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Google Sees Gemini AI Tool as a ‘Helpful Collaborator’


Google has unveiled its long-awaited Gemini, calling it its “largest and most capable AI model.”

At an event Wednesday (Dec. 6) ahead of the product’s launch, Google said Gemini is the most flexible artificial intelligence (AI) model it has created as it comes in different sizes, from one that works on smartphones to one that can work with large data centers.

“For a long time, we’ve wanted to build a new generation of AI models, inspired by the way people understand and interact with the world — an AI that feels more like a helpful collaborator and less like a smart piece of software,” said Eli Collins, vice-president of product at Google DeepMind, per a report by Bloomberg News. “Gemini brings us a step closer to that vision.”

According to that report, Android developers who wish to build Gemini-powered apps for smartphones and tablets can now sign up for the “nano” version of the AI model, which can run directly on those devices.

Google had postponed the rollout of Gemini earlier this week as the technology had issues with non-English queries. That delay, as noted here Monday (Dec. 4), was viewed as an attempt by Google to keep pace with rival OpenAI, whose ChatGPT tool is known for its advanced language processing abilities.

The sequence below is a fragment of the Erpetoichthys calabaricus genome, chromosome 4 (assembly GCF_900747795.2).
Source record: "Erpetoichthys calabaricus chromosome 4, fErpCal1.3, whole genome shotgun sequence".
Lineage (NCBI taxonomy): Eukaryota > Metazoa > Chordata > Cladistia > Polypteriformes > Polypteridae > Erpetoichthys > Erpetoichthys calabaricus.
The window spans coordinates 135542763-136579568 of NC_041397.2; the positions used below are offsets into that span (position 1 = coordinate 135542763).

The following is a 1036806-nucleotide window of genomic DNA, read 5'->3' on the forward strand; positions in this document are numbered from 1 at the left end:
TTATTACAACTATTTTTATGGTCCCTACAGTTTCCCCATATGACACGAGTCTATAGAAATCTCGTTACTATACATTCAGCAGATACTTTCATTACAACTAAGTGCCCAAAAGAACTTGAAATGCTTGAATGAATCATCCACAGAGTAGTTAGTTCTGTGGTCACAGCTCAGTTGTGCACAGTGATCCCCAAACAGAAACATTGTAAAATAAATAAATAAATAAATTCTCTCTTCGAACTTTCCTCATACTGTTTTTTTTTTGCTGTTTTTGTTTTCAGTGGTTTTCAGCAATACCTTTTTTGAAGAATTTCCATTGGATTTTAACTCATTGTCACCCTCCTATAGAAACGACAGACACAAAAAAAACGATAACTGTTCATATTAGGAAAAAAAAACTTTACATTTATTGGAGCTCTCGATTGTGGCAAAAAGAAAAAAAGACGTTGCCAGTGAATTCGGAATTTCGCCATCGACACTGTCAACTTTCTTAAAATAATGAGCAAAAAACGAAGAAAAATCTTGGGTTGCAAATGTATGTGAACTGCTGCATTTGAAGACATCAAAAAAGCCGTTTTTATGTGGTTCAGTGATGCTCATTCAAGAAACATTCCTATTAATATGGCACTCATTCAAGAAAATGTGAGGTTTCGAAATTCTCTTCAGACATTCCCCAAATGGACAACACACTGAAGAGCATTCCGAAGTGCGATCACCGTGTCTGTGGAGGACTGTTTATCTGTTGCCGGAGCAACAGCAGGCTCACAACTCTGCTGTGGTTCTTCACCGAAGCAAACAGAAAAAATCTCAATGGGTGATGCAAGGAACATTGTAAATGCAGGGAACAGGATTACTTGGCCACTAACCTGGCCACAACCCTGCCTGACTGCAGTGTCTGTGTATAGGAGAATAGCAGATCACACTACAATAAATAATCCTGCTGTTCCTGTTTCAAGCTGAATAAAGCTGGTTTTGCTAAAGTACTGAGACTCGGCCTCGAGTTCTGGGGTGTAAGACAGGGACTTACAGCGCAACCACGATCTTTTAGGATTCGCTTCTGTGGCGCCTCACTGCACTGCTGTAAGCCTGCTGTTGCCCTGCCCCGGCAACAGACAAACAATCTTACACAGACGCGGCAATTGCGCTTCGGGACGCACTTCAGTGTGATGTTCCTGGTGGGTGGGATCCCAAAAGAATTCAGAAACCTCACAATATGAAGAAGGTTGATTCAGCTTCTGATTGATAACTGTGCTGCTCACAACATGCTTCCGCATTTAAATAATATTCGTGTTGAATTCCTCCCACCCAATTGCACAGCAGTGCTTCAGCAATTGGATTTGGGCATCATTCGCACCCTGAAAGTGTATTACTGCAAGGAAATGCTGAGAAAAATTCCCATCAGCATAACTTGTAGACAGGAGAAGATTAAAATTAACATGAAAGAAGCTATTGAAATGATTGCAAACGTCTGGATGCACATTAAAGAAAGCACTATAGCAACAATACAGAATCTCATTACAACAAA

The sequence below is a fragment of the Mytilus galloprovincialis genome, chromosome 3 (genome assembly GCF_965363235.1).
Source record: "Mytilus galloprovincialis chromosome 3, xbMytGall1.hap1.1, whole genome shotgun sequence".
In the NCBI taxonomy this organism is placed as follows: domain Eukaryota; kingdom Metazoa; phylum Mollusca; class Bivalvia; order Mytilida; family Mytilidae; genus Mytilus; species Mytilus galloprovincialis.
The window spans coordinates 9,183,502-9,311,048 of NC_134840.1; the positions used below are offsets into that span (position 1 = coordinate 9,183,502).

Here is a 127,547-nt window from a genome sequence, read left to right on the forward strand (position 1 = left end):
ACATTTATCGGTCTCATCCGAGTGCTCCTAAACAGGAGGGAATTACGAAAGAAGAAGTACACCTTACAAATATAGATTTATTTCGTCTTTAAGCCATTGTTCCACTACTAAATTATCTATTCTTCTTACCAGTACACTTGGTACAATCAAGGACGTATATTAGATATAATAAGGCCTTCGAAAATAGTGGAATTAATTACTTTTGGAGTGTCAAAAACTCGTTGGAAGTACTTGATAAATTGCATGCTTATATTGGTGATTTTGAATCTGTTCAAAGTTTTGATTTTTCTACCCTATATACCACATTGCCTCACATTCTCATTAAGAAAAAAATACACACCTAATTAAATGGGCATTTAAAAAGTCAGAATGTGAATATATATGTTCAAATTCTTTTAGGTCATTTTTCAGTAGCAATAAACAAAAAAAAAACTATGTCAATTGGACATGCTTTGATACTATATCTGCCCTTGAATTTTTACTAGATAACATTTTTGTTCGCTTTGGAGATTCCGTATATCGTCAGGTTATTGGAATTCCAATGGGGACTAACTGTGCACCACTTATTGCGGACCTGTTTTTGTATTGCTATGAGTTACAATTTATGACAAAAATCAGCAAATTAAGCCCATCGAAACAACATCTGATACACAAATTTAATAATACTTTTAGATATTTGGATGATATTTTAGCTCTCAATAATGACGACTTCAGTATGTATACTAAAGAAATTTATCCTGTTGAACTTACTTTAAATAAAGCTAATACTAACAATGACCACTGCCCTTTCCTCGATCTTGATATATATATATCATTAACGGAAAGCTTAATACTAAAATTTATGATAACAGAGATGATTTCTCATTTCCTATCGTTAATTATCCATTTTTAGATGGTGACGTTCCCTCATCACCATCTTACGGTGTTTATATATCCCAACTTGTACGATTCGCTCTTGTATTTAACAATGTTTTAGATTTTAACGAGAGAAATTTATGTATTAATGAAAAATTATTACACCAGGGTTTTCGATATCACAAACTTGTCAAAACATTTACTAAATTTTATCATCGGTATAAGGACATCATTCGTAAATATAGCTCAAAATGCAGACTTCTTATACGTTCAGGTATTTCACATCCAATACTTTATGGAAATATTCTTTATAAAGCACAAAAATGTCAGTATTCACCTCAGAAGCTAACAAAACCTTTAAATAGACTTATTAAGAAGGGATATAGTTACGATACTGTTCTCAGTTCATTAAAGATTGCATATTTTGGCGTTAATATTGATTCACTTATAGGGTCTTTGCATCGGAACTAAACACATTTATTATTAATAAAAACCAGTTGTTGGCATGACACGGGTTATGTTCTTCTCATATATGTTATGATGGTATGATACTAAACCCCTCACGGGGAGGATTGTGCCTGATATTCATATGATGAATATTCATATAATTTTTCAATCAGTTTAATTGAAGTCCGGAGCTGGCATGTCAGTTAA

PYMNTS reported in August about Google’s initial plans to launch Gemini, with the idea of the AI powering its chatbot Bard, a competitor of ChatGPT, as well as enterprise applications such as Google Docs and Slides.

“While still early, we’re already seeing impressive multimodal capabilities not seen in prior models,” CEO Sundar Pichai said in a May blog post announcing the technology. “Once fine-tuned and rigorously tested for safety, Gemini will be available at various sizes and capabilities, just like PaLM 2.”

OpenAI, meanwhile, also recently had its own delay, pushing back the unveiling of its custom GPT store — originally slated for late November — to early 2024.

These product rollouts are fueling a generative AI industry that is expected to grow to $1.3 trillion by 2032.

“But rather than one single, all-knowing super-AI that is better at everything humans can do, the marketplace growth is likely to be driven and accelerated by a variety of different AIs with different strengths, each fine-tuned for diverse applications,” PYMNTS wrote last week.